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Robert Mueller investigating Donald Trump for possible obstruction of justice

15 Juin 2017

The obstruction of justice investigation into Mr Trump began days after Mr Comey was sacked on May 9, according to people familiar with the matter, the Washington Post said.

In testimony before the Senate Intelligence Committee last week, Comey affirmed that he previously told Trump he was not personally being investigated in the FBI's counterintelligence probe.

Mueller is seeking to interview Director of National Intelligence Dan Coats and National Security Agency Director Mike Rogers, according to the people, who asked for anonymity because of the sensitivity of the matter.

Former United States attorney Barbara McQuade, who served under the Barack Obama administration, told the Daily Beast if Trump fired Mueller "and it could be shown that his goal was to impede the investigation, it could be additional evidence of obstruction of justice".

The Washington Post story prompted a furious reaction from Mr Trump's personal lawyer, Marc Kasowitz, who issued a statement saying the Federal Bureau of Investigation was behind the story.

The investigation into ties between President Trump's campaign and the Russian government has now turned to investigating Trump himself for obstruction of justice, the Washington Post reported Wednesday.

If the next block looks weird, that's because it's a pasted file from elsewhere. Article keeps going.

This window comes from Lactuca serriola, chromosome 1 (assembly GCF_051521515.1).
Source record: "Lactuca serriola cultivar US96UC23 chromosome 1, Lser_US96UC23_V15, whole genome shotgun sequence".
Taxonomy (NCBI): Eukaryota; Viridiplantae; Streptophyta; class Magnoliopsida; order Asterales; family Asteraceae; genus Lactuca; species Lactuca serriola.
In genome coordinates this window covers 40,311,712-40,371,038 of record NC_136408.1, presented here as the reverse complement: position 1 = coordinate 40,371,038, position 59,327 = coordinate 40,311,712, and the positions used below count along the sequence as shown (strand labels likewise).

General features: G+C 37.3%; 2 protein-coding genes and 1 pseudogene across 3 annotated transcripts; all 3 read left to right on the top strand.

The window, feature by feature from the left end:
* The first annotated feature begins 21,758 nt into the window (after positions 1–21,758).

The White House has said Donald Trump "has no intention" of sacking the special counsel investigating Russian meddling in the 2016 presidential election.

Mark Warner of Virginia, the panel's top Democrat, didn't provide any details on the meeting, and said in a statement they "look forward to future engagements" with Mueller.

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For most of this year, we now know, President Donald Trump's repeated insistence that he wasn't under investigation in the Russian Federation scandal was in fact true.

Comey told senators on June 8 that Trump's shifting explanations for dismissing him were "lies, plain and simple".

It's not true anymore, according to a new report by the Washington Post.

Deputy Attorney General Rod Rosenstein named Mueller as special counsel in mid-May as allegations swirled that the Department of Justice couldn't handle the probe in an unbiased way.

At last week's hearing, Comey suggested that he believed Trump was plausibly guilty of obstruction of justice.

Many expected that Mueller would at some point turn to the topic of whether the president obstructed justice.

A spokesman for the DNI declined to comment to CNN.

There were claims earlier this week that Mr Trump was also considering "terminating" Mr Mueller.

Robert Mueller investigating Donald Trump for possible obstruction of justice